Posted by on Dec 10, 2012 in Articles, Blog | 0 comments

“We wish you a merry Christmas and a happy new year!”

Speaking to a couple of friends over the last few days I breathed a sigh of relief when I realised that the number of carol services I am involved in can be counted on one hand; some of my friends need an abacus and some serious energy. Musicians: you are about to face the busiest time of the year – let’s not pray for merriment, but contentment and happiness as we serve our Saviour.

“Born to raise the sons of earth, Born to give them second birth”

When you sit down for Christmas dinner, utterly exhausted from carols and endless practices, will you resent the past weeks of energy sapping service or recall with joy that the gospel has been proclaimed? The gospel will be heralded in song and through the preaching of the Word to so many who for most of the year want nothing to do with the Christ of Christmas who offers a ‘second birth’ #joy.

“Yet what can I give Him, give my heart”

It is easy as a musician to go through the motions at Christmas, becoming reliant on the thankful comments of so many who recognise your efforts and gifts. You can get to your Christmas pudding with clotted cream (essential family tradition!) and never have engaged your heart and mind in the joy and gift of Christmas. Be careful that as you play your n’th carol that what you are playing and singing is what you believe and trust with all your heart. You can give all you like by serving in the church but what God wants more than anything else is you – give your heart.

“Hark the herald angels sing, glory to the new born King”

When the choir descant sounds like a strangled pack of mountain goats, when the brass section have brushed the dust off their cheap and poorly tuned instruments (please excuse my stereotyping!) look beyond the notes. Most musicians are utter perfectionists and we are an easily frustrated bunch; go easy on the trumpeter, take a chill-pill before speaking to the sopranos when they have just pierced ear-drums with a squeaky descant. Look where God looks, look at them as people made to glorify their Saviour, encourage them in that and encourage yourself to do the same. Of course it may mean you hold back on the descant options next year – we need to be wise in how we lead the music so it is an encouragement and not a distraction. But don’t let your miserable perfectionism so critique someone that they retreat bruised and reticent to glorify their Saviour King in song. Encourage and be wise, for the good of the church and the glory of the incarnate Son of God.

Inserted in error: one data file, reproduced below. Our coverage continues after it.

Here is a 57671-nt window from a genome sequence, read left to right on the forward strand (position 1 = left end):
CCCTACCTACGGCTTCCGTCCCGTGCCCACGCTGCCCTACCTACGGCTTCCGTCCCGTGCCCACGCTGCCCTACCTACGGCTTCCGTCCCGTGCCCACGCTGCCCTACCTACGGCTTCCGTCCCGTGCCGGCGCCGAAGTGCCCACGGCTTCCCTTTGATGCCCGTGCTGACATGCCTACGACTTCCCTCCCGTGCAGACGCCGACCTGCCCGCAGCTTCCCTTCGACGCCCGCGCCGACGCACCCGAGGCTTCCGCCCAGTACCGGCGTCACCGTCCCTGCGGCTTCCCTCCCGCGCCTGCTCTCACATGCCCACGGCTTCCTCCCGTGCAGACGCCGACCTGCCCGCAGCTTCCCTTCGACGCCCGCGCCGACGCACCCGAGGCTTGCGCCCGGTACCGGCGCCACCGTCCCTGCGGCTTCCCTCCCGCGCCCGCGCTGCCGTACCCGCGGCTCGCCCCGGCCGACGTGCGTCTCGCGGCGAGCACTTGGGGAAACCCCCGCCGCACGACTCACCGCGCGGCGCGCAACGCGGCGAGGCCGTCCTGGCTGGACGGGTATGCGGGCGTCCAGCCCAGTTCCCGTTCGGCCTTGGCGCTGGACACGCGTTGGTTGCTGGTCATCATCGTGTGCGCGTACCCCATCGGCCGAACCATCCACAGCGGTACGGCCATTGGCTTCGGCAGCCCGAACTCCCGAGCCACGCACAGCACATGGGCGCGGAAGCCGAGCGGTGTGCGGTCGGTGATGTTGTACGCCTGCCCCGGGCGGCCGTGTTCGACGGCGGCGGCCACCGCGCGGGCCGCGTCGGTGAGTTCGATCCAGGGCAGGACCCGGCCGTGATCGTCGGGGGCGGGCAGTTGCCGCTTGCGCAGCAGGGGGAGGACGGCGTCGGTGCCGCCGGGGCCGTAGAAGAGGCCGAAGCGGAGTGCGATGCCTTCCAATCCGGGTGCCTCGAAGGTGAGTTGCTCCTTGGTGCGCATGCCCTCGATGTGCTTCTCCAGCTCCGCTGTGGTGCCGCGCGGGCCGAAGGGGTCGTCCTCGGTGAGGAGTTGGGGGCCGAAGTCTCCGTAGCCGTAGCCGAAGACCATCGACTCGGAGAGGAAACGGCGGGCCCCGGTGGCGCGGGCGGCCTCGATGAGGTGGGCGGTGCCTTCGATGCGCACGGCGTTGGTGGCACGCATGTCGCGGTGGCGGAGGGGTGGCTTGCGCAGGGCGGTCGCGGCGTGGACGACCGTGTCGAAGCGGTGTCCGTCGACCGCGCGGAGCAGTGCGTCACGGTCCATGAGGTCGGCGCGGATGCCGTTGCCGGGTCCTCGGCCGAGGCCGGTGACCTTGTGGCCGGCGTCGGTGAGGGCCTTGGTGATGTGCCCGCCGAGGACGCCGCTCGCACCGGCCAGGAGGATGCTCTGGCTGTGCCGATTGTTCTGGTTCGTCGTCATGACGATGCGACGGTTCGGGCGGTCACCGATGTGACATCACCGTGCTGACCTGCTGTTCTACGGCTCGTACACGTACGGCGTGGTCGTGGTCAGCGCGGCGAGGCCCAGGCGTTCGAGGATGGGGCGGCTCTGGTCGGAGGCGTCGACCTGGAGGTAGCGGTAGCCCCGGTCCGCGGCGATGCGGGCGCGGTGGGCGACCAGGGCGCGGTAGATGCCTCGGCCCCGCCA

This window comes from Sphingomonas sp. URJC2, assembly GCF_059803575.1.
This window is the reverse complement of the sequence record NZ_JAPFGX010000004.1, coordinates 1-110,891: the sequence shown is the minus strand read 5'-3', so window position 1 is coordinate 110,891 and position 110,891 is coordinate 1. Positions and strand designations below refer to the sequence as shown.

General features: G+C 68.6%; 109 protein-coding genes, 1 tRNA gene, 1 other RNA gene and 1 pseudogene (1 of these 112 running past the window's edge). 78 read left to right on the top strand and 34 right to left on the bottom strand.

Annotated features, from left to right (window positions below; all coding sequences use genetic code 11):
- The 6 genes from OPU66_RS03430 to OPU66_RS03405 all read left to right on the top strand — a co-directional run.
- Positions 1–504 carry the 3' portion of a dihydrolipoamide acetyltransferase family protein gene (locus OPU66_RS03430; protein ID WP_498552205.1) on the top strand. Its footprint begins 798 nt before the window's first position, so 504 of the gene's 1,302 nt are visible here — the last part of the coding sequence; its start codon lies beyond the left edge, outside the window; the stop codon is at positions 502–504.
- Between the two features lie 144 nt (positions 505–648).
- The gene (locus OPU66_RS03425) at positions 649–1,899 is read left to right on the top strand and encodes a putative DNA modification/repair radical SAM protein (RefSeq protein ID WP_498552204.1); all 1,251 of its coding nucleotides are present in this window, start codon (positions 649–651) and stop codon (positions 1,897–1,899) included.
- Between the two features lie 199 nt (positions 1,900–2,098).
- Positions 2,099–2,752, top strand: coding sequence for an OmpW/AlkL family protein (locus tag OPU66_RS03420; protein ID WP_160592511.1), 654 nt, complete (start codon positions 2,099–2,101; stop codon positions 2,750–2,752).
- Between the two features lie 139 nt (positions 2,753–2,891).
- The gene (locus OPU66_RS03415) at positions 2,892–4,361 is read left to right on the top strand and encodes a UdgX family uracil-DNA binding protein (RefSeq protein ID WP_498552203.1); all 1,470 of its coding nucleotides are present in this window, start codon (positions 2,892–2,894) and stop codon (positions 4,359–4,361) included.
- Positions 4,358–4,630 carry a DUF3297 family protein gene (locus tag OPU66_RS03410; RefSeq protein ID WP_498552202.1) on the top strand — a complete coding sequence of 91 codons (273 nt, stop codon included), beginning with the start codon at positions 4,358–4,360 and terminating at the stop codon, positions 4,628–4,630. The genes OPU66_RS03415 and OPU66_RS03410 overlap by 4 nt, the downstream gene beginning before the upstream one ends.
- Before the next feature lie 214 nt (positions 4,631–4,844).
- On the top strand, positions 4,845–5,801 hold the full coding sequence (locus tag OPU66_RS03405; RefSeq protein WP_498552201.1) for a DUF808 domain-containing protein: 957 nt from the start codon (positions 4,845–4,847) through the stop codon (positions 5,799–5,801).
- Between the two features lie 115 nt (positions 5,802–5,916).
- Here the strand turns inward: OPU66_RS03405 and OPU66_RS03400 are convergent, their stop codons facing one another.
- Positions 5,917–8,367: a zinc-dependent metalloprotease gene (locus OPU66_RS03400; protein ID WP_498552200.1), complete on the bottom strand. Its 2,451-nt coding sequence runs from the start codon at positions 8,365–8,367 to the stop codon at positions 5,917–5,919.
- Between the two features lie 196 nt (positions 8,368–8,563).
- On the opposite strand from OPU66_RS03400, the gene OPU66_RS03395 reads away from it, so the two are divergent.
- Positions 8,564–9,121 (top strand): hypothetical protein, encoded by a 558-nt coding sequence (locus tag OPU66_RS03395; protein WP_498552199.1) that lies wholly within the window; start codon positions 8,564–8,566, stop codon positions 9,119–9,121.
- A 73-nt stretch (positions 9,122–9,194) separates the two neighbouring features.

‘We rest on thee our shield and our defender”

I know it’s not a Christmas song but at the gym this morning whilst pounding out some mileage on the treadmill, I was listening to this great old hymn – just the medicine from our sovereign Lord I needed. Like me you may look forward to the next few weeks and realise the strength isn’t there, the diary is overwhelmed and you feel a dull sense of despair that will grow as the chocolates are consumed from the advent calendar. But we do not go in our own strength, we rest on thee our shield and our defender, knowing that, as Paul says in 2 Cor 12:9, ‘But he said to me, “My grace is sufficient for you, for my power is made perfect in weakness.” Therefore I will boast all the more gladly of my weaknesses, so that the power of Christ may rest upon me. For the sake of Christ, then, I am content with weaknesses, insults, hardships, persecutions, and calamities. For when I am weak, then I am strong’. (2 Corinthians 12:9-10 ESV)

Andy Fenton- Christ Church Earlsfield